Soc Trang , Vietnam | AFP | With a flashy gold watch and a chunky matching ring, Tang Van Cuol looks a far cry from the average Vietnamese farmer as he slings back a shot of rice wine and boasts about his projected earnings.
After years scratching a living growing rice and onions or farming ducks, the 54-year-old says his life was transformed in 2000 — by shrimp.
The Mekong Delta, long renowned as the “rice bowl of Vietnam”, is now also home to a multi-billion-dollar shrimp industry and burgeoning numbers of farmers are building fortunes from the small crustaceans.
“Raising shrimp can bring so much income, nothing can compare,” Cuol says over lunch with friends, a healthy spread of rice, salad, pork and — of course — shrimp.
This year he expects to make one billion dong, or around $44,000 — an enormous sum in the delta, where rice farmers make around $100 a month.
The shrimp bonanza began in the 1990s when rising sea-levels seeped saltwater into the Mekong Delta.
It has surged in parallel with demand from the US and European Union.
Savvy locals were swift to spot the changing conditions were ripe for shrimp farming.
The wealth has transformed Cuol’s part of Soc Trang province: motorbikes have replaced bicycles on newly-paved roads dotted with multi-storey concrete homes unimaginable just a generation ago.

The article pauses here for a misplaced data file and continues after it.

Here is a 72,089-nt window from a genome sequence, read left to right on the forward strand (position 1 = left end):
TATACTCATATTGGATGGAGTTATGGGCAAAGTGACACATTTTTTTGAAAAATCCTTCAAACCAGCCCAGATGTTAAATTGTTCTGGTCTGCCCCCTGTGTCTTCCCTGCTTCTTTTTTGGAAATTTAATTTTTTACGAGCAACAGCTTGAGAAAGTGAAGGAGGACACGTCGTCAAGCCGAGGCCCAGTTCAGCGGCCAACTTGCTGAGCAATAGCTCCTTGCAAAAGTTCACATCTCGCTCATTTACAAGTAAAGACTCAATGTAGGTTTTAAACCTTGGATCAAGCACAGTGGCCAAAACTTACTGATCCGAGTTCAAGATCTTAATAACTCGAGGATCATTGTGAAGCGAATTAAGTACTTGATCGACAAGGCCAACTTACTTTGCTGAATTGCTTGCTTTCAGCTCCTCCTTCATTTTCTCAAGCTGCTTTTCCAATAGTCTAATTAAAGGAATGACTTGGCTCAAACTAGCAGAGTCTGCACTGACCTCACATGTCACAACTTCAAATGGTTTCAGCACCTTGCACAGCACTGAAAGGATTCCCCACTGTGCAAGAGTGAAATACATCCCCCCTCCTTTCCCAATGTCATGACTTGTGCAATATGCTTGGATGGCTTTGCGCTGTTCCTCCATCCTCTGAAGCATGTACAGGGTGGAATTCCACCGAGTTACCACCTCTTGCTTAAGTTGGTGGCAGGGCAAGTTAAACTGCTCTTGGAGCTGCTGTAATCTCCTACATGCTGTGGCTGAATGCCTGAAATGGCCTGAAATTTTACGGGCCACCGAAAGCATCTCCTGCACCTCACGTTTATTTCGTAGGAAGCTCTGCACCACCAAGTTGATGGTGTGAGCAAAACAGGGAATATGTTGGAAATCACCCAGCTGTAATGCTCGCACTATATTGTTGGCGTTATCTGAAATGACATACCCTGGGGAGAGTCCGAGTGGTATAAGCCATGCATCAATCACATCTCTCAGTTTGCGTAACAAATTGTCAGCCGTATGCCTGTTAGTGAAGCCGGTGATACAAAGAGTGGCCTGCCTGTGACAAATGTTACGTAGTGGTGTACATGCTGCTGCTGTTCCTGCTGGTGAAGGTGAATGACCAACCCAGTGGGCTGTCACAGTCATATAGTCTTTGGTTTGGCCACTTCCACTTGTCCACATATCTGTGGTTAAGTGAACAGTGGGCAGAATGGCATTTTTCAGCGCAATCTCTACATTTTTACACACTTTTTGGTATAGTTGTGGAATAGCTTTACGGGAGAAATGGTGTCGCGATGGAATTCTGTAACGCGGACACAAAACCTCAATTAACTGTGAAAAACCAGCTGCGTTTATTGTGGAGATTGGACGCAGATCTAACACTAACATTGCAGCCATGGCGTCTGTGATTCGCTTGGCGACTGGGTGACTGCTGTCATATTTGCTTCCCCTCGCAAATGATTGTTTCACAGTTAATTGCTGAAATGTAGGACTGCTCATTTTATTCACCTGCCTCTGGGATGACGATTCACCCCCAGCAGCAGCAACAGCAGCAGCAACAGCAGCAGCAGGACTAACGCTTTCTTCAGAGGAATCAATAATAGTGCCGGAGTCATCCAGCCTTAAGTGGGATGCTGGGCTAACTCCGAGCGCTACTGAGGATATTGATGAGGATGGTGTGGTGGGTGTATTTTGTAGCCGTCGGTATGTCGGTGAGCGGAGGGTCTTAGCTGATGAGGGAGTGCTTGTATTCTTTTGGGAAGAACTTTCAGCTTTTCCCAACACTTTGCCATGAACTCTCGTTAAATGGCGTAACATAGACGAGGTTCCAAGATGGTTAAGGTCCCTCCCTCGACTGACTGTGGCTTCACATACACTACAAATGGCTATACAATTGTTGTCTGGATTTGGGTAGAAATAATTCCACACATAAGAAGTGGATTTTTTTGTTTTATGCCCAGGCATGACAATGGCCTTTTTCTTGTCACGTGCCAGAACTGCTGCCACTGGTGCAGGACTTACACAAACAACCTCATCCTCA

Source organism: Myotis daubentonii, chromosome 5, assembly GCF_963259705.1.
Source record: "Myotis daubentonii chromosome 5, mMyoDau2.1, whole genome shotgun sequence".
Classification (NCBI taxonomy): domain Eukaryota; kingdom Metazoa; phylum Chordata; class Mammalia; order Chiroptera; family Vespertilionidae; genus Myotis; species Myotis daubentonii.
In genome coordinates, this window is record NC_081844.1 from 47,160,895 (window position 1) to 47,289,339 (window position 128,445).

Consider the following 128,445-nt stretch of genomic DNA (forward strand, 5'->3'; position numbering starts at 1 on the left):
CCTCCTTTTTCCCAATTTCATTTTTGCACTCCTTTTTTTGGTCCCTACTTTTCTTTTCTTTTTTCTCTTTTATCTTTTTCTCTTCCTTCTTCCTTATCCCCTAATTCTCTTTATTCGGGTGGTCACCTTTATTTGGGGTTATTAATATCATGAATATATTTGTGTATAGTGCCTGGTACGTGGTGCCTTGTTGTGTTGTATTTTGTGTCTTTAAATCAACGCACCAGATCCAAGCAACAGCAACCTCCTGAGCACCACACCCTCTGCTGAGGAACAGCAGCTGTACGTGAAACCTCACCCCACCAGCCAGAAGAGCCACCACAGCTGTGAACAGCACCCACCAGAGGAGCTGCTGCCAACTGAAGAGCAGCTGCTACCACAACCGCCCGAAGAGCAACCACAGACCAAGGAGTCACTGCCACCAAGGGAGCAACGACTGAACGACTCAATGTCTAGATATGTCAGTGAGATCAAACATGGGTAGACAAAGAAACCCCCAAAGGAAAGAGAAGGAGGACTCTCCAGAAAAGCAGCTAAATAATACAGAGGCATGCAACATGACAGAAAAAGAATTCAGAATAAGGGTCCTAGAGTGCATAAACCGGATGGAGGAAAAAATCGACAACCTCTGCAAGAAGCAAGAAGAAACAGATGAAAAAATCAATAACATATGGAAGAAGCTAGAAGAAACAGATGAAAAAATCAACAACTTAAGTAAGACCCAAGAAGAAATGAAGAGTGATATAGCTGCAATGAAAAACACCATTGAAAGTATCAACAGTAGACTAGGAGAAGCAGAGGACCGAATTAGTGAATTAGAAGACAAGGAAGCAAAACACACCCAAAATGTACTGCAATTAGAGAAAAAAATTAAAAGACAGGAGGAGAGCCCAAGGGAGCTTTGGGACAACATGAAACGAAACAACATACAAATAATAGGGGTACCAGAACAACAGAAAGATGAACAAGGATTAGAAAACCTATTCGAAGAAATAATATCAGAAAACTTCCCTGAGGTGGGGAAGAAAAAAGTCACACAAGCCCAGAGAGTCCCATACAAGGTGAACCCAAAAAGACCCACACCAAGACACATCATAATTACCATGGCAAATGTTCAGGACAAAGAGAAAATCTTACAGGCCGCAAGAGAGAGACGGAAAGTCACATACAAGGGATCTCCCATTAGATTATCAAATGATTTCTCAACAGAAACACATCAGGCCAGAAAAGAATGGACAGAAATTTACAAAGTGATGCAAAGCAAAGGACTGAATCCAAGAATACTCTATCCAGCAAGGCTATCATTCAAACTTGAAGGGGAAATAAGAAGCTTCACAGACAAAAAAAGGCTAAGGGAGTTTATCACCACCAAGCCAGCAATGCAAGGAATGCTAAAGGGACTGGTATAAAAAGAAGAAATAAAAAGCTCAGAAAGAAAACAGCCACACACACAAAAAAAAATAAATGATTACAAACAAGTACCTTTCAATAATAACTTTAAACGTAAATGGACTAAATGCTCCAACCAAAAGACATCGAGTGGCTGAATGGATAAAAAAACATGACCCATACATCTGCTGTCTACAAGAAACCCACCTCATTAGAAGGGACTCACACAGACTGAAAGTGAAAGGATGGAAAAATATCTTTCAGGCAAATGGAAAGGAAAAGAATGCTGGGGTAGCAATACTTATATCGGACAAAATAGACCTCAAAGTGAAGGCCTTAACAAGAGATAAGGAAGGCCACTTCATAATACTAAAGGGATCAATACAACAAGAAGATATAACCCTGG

Cuol owns several motorbikes, funded his daughter’s wedding and claims an impressive collection of antiques “worth hundreds of millions of dong.”
– Crisis is looming –
But environmentalists warn that the bounty from intensive shrimp farming may be short-lived.
Today pollution and disease frequently lay waste to crustacean harvests.
But a wider crisis is looming caused by the obliteration of mangrove forests to make way for farms, exposing the area to lashings from storms and further rises in sea-level linked to climate change.
“This is not sustainable,” said Andrew Wyatt, Mekong Delta Program Manager at the International Union for Conservation of Nature (IUCN).
The IUCN is encouraging farmers to preserve mangroves and stop using harmful chemicals so their shrimp can be certified as organic, earning a five to 10 percent premium in the process.